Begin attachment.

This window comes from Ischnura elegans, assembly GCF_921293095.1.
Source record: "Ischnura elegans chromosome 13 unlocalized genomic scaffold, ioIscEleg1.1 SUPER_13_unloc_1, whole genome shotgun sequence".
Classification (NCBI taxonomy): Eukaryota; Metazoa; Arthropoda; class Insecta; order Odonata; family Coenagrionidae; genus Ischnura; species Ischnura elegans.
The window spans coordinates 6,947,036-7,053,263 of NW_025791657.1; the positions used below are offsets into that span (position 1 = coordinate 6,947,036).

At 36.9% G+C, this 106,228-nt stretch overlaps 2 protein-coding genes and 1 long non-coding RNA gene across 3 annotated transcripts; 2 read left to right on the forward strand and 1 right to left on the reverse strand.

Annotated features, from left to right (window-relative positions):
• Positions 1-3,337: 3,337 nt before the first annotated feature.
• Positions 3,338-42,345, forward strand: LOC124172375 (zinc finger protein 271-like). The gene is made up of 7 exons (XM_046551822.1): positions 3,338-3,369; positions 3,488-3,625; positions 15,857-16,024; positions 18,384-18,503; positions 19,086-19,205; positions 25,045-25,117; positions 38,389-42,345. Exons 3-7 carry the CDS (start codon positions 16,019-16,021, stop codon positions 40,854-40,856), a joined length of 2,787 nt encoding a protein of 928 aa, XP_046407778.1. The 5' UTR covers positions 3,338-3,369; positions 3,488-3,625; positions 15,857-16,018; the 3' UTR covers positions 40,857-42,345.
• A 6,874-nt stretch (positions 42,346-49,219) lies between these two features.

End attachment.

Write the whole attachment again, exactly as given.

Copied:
This window comes from Ischnura elegans, assembly GCF_921293095.1.
Source record: "Ischnura elegans chromosome 13 unlocalized genomic scaffold, ioIscEleg1.1 SUPER_13_unloc_1, whole genome shotgun sequence".
Classification (NCBI taxonomy): Eukaryota; Metazoa; Arthropoda; class Insecta; order Odonata; family Coenagrionidae; genus Ischnura; species Ischnura elegans.
The window spans coordinates 6,947,036-7,053,263 of NW_025791657.1; the positions used below are offsets into that span (position 1 = coordinate 6,947,036).

At 36.9% G+C, this 106,228-nt stretch overlaps 2 protein-coding genes and 1 long non-coding RNA gene across 3 annotated transcripts; 2 read left to right on the forward strand and 1 right to left on the reverse strand.

Annotated features, from left to right (window-relative positions):
• Positions 1-3,337: 3,337 nt before the first annotated feature.
• Positions 3,338-42,345, forward strand: LOC124172375 (zinc finger protein 271-like). The gene is made up of 7 exons (XM_046551822.1): positions 3,338-3,369; positions 3,488-3,625; positions 15,857-16,024; positions 18,384-18,503; positions 19,086-19,205; positions 25,045-25,117; positions 38,389-42,345. Exons 3-7 carry the CDS (start codon positions 16,019-16,021, stop codon positions 40,854-40,856), a joined length of 2,787 nt encoding a protein of 928 aa, XP_046407778.1. The 5' UTR covers positions 3,338-3,369; positions 3,488-3,625; positions 15,857-16,018; the 3' UTR covers positions 40,857-42,345.
• A 6,874-nt stretch (positions 42,346-49,219) lies between these two features.